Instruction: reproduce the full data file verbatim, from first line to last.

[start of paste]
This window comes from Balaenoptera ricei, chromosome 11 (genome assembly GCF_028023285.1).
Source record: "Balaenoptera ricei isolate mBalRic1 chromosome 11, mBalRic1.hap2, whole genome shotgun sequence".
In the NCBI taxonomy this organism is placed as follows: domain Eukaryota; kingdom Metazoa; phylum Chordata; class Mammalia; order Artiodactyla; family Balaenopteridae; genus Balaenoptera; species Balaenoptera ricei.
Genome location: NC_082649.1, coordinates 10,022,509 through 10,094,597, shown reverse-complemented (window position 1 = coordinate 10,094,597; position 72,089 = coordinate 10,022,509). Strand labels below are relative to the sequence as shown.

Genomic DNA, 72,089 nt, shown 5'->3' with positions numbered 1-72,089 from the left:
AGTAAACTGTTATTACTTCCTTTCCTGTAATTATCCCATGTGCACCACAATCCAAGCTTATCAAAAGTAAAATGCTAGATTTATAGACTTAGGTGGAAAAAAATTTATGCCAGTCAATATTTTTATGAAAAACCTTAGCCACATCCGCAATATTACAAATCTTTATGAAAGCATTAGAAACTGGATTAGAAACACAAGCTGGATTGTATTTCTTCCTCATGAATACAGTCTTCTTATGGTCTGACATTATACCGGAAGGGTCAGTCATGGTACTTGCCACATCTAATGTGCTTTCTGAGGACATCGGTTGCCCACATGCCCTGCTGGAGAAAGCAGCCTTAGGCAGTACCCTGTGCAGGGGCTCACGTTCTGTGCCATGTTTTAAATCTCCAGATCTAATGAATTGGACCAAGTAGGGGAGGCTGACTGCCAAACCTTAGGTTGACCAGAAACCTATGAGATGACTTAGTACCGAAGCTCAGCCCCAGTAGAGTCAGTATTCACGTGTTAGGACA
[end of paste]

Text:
This window comes from Balaenoptera ricei, chromosome 11 (genome assembly GCF_028023285.1).
Source record: "Balaenoptera ricei isolate mBalRic1 chromosome 11, mBalRic1.hap2, whole genome shotgun sequence".
In the NCBI taxonomy this organism is placed as follows: domain Eukaryota; kingdom Metazoa; phylum Chordata; class Mammalia; order Artiodactyla; family Balaenopteridae; genus Balaenoptera; species Balaenoptera ricei.
Genome location: NC_082649.1, coordinates 10,022,509 through 10,094,597, shown reverse-complemented (window position 1 = coordinate 10,094,597; position 72,089 = coordinate 10,022,509). Strand labels below are relative to the sequence as shown.

Genomic DNA, 72,089 nt, shown 5'->3' with positions numbered 1-72,089 from the left:
AGTAAACTGTTATTACTTCCTTTCCTGTAATTATCCCATGTGCACCACAATCCAAGCTTATCAAAAGTAAAATGCTAGATTTATAGACTTAGGTGGAAAAAAATTTATGCCAGTCAATATTTTTATGAAAAACCTTAGCCACATCCGCAATATTACAAATCTTTATGAAAGCATTAGAAACTGGATTAGAAACACAAGCTGGATTGTATTTCTTCCTCATGAATACAGTCTTCTTATGGTCTGACATTATACCGGAAGGGTCAGTCATGGTACTTGCCACATCTAATGTGCTTTCTGAGGACATCGGTTGCCCACATGCCCTGCTGGAGAAAGCAGCCTTAGGCAGTACCCTGTGCAGGGGCTCACGTTCTGTGCCATGTTTTAAATCTCCAGATCTAATGAATTGGACCAAGTAGGGGAGGCTGACTGCCAAACCTTAGGTTGACCAGAAACCTATGAGATGACTTAGTACCGAAGCTCAGCCCCAGTAGAGTCAGTATTCACGTGTTAGGACA